The output of the ADG779 drives potentiometer P2 and is then amplified by the current feedback opamp AD811. This opamp is quite fast (2500V / ms slew rate) and it is has a high output current. The pk-pk output level is adjusted by potentiometer P2. This potentiometer has a very important role in the quality of the output signal, because the potentiometer is a low pass filter. Its cut-off frequency is directly related to the number of turns of the potentiometer and its resistance. If our desire is a clean as possible sine at high frequencies then we should choose a 10 turns potentiometer with 1 kΩ resistance or more. On the other hand if we want a sharp square waveform at high frequencies then we should choose a 5 turns potentiometer with 200Ω resistance or less.
Let us consider again the subject of filtering. Observe the signal path when the output is sine waveform. The AD8042 is a low pass filter. Also the switch ADG779, potentiometer P2 and the AD811 are low pass filters. Even the tracks of the PCB are low pass filters. Essentially i.e. from the output of AD9834 to the output of generator are many low pass filters. Also if a high order filter is to be added then a separate path for triangular waveform must be designed.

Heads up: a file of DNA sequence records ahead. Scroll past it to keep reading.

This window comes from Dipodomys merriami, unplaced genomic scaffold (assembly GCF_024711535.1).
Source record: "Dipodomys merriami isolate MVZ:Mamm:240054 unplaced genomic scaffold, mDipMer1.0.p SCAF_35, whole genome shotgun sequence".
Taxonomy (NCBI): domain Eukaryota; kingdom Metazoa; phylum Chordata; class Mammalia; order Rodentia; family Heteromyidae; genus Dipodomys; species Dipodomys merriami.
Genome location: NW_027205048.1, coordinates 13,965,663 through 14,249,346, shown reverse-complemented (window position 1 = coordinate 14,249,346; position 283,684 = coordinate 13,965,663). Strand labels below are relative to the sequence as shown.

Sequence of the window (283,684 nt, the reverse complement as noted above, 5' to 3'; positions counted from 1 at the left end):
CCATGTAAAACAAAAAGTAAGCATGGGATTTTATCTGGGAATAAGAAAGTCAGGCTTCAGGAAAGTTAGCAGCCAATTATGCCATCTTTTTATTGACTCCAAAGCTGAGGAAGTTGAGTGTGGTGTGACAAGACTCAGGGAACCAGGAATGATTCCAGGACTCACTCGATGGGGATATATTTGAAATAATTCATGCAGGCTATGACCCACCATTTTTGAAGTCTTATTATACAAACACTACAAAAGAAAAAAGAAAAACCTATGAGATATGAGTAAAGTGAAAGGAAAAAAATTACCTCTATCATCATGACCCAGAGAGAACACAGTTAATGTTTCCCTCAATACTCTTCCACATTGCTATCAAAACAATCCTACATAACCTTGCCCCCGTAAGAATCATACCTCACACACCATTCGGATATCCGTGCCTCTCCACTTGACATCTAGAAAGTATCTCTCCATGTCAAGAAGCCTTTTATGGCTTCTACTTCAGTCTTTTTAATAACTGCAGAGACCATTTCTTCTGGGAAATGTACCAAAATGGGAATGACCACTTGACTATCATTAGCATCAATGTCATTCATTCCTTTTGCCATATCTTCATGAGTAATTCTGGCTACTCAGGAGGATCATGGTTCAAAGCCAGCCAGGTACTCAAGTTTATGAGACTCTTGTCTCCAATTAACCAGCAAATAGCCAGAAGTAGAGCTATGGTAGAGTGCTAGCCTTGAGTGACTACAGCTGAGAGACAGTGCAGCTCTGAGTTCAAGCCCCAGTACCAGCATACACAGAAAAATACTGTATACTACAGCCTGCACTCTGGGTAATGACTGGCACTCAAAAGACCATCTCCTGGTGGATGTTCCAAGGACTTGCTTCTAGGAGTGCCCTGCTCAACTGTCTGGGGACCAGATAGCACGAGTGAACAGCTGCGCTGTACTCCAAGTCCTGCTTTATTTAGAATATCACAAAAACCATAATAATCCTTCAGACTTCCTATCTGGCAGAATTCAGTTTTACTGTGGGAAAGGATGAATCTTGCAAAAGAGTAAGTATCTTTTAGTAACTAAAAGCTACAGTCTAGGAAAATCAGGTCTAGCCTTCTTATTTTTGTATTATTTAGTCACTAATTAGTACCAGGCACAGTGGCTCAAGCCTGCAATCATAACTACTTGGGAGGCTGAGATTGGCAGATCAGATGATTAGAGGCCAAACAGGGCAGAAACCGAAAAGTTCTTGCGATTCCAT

The two voltage references type ADR1581 drive the potentiometer P1 which in turn drives the high precision opamp OP1177. This circuit controls the dc offset of the output. When the output of the OP1177 is 1 V then the AD811 will be forced to add -7 V DC offset to its output. Similarly when the output of the OP1177 is -0.4 V then the AD811 will be forced to add +7 V DC offset to its output.
The constant output voltage of 1.25 V is also used as a reference voltage for the level shifter circuit. The purpose of this circuit is the level shifting of the output waveform voltage (+ 15volt, -15volt) within the input range of ADC0 (0volts, + 2.5volts) of the ADUC7024.

The +/-15 V power supply consists of a pair of LM317, LM337. Another LM317 is used to produce the 3.3V. The construction was implemented with the LM3xx series because it is cheap and widely available and it has very good features.

The software was written in C. The well known uVision from Keil has been used as development environment.
The code consists of six files. Three of them are header files. The main.c file gathers the generator operation code.  The epson6610.c or philips6610.c, depending on LCD controller, being the driver of the display. The init.s file was written in assembly and makes the necessary initialization of microcontroller.